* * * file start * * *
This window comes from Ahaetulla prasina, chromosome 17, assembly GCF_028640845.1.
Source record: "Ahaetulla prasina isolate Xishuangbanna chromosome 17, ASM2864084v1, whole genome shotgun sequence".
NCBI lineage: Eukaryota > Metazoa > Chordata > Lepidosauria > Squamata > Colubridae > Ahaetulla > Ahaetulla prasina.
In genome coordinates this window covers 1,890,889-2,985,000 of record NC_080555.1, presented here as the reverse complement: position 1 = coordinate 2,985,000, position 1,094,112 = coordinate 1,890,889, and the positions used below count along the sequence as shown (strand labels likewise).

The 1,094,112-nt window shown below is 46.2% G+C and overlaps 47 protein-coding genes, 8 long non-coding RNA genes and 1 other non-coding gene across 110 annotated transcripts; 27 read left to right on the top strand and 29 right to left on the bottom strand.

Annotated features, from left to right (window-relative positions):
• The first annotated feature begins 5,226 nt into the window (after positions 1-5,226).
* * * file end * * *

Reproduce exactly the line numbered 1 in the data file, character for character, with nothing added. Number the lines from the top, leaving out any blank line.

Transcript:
This window comes from Ahaetulla prasina, chromosome 17, assembly GCF_028640845.1.